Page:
The South African Reserve Bank left the repo rate unchanged at 6.5% on Thursday. However, governor Lesetja Kganyago warned of upward pressure on inflation and the challenging outlook for domestic growth.
The central bank reviewed its growth forecast for the year down to 1.2%, from 1.7% previously.
“The growth forecast has deteriorated, and the outlook remains constrained,” Kganyago said in a statement following a meeting of the bank’s monetary policy committee (MPC). He stressed that a firm commitment to credible structural policy initiatives and implementation is required to improve the country’s growth prospects.
There were, however, a number of “low-hanging fruit” that could be tackled to boost the economy, he said, including taking steps to improve tourism, speeding up the release of spectrum for mobile broadband, improving investor confidence and implementing the recommendations of the National Development Plan.
Kganyago noted the rising inflation trajectory. Although it has remained within the bank’s target range of between 3% and 6%, it is moving closer to the upper end of the range, he said.
The continued strength of the United States dollar, which has appreciated against most currencies, as well as any sustained elevation of oil prices, escalating trade tensions and geopolitical developments continue to pose risks to the inflation outlook, Kganyago said.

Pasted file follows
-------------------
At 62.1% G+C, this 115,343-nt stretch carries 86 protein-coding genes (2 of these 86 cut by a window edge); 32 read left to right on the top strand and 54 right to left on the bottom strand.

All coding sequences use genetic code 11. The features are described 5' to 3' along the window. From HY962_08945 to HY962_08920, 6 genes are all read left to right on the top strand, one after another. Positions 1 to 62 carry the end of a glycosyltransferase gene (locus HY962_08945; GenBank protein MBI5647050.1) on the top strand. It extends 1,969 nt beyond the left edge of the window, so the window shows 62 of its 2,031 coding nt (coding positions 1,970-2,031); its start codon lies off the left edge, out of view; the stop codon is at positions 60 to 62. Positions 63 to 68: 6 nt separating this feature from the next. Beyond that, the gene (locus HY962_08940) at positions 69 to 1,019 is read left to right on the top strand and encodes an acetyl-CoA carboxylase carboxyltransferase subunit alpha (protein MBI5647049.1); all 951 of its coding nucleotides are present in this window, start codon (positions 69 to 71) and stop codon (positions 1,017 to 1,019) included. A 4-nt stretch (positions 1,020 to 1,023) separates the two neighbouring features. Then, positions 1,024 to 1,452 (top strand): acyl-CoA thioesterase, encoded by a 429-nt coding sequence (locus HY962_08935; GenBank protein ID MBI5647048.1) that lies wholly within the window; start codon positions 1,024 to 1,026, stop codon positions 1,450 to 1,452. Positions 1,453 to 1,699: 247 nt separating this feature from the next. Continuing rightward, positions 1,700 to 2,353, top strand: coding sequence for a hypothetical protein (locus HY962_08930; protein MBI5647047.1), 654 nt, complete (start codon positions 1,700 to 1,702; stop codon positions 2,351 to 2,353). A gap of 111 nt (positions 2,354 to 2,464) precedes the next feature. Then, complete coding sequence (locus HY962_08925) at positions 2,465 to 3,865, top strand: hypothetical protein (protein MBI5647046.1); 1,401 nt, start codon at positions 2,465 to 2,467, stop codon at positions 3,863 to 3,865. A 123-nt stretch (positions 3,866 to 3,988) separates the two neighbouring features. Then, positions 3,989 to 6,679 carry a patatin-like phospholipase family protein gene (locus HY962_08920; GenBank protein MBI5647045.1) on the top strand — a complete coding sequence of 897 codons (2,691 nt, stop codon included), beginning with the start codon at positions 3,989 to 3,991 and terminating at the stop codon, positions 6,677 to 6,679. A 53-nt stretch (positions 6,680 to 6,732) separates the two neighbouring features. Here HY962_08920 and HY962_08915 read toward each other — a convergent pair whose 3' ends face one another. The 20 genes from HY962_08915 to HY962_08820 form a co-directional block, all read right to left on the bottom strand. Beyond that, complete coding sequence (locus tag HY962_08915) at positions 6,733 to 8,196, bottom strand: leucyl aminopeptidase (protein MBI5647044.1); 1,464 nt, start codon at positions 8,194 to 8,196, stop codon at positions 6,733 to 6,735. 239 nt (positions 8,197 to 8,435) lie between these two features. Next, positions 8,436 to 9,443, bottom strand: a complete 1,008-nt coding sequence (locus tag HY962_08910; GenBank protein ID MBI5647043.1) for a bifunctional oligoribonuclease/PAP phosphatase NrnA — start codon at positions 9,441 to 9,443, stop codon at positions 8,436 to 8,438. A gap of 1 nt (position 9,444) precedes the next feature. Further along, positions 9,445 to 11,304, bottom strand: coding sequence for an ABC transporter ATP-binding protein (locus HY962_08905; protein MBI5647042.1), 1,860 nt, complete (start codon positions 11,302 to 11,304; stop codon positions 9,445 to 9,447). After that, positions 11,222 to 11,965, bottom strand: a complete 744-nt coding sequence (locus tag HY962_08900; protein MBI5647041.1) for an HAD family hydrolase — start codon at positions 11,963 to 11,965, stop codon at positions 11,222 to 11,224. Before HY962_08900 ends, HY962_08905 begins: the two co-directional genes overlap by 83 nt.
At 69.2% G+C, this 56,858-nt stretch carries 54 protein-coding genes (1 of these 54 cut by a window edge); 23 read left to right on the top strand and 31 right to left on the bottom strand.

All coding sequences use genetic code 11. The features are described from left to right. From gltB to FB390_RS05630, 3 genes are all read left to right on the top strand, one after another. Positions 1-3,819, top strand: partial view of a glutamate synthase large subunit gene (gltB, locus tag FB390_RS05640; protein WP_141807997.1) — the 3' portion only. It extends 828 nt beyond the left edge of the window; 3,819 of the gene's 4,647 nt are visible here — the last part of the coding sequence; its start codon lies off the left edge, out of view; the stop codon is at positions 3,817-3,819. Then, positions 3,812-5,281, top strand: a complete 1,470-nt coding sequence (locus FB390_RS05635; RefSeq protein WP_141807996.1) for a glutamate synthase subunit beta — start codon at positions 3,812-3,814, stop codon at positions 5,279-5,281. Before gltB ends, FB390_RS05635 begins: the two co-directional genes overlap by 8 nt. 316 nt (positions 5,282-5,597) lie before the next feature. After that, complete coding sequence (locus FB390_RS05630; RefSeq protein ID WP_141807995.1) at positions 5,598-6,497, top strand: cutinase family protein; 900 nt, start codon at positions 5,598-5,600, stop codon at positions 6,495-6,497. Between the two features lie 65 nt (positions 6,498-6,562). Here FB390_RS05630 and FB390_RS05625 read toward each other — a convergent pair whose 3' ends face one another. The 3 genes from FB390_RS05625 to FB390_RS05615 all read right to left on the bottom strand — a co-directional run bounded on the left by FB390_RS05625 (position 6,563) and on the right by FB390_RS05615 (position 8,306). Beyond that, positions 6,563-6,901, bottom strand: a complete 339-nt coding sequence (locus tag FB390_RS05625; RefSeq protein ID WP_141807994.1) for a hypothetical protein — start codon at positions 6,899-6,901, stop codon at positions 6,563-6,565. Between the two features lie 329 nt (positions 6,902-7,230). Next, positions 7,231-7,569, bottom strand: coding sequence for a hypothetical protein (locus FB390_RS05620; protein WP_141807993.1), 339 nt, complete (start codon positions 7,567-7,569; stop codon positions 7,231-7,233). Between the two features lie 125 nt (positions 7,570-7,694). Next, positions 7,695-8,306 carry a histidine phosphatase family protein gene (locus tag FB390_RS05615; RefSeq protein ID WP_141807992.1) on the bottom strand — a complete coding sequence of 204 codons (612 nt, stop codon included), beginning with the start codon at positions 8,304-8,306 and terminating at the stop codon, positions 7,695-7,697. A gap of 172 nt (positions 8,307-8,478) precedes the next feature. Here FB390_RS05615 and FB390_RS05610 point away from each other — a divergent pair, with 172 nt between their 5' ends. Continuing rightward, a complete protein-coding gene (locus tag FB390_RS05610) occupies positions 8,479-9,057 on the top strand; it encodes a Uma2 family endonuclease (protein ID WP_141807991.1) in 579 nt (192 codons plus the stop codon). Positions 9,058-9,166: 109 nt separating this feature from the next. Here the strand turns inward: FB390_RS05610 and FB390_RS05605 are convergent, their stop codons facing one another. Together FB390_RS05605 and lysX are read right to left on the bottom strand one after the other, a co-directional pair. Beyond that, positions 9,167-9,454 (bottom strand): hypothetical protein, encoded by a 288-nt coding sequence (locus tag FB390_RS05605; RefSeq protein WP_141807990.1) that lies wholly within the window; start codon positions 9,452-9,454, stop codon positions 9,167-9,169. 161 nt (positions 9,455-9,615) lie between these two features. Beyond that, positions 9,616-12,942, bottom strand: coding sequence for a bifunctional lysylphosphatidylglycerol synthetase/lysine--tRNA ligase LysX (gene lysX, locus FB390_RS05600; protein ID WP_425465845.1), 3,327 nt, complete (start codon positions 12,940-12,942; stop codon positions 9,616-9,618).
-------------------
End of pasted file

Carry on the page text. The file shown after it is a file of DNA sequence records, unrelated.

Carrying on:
“The rand will also remain sensitive to changes in global monetary policy settings and investor sentiment towards the emerging markets,” he added.
Kganyago noted that since the last MPC meeting, the Reserve Bank’s quarterly projection model now implied five interest rate increases, of 25 basis points, by the end of 2020, up from the four increases projected previously.
The decision to keep rates stable will come as a relief in the wake of growing public concern over rising fuel prices and a higher cost of living. This week, consumer price inflation data released by Statistic South Africa showed an increase from 4.4% in May to 4.6% in June.
The increase was driven by higher transport costs, according to PwC economist Christie Viljoen, with fuel being 16.3% more expensive year on year.
This has, however, been countered by lower food increases. Viljoen noted that food price inflation was at its lowest since 2013. Sugar, sweets and dessert prices, for example, shrank by 5.3%. This was because sugar inventories are rising due to slowing demand in many markets and rising production, especially in India, driving sugar prices lower, Viljoen said.
Fuel price increases are, however, expected to continue, on top of already record prices at the pump.
The Automobile Association estimated this week that fuel prices are likely to rise at the end of July and into August, based on current data.
Prices could rise by as much as 19c a litre for petrol, 13c for diesel and 22c for illuminating paraffin, the AA estimated.
Two weeks ago, President Cyril Ramaphosa, with the ministers in the economics cluster, discussed possible government interventions to address some of these concerns.
The ministers extended the mandate of the independent panel considering the zero rating of more products, to also consider fuel price issues. They also pleaded with companies across sectors to “be circumspect” about increasing their prices as a result of the fuel hikes, especially food manufacturers and retailers.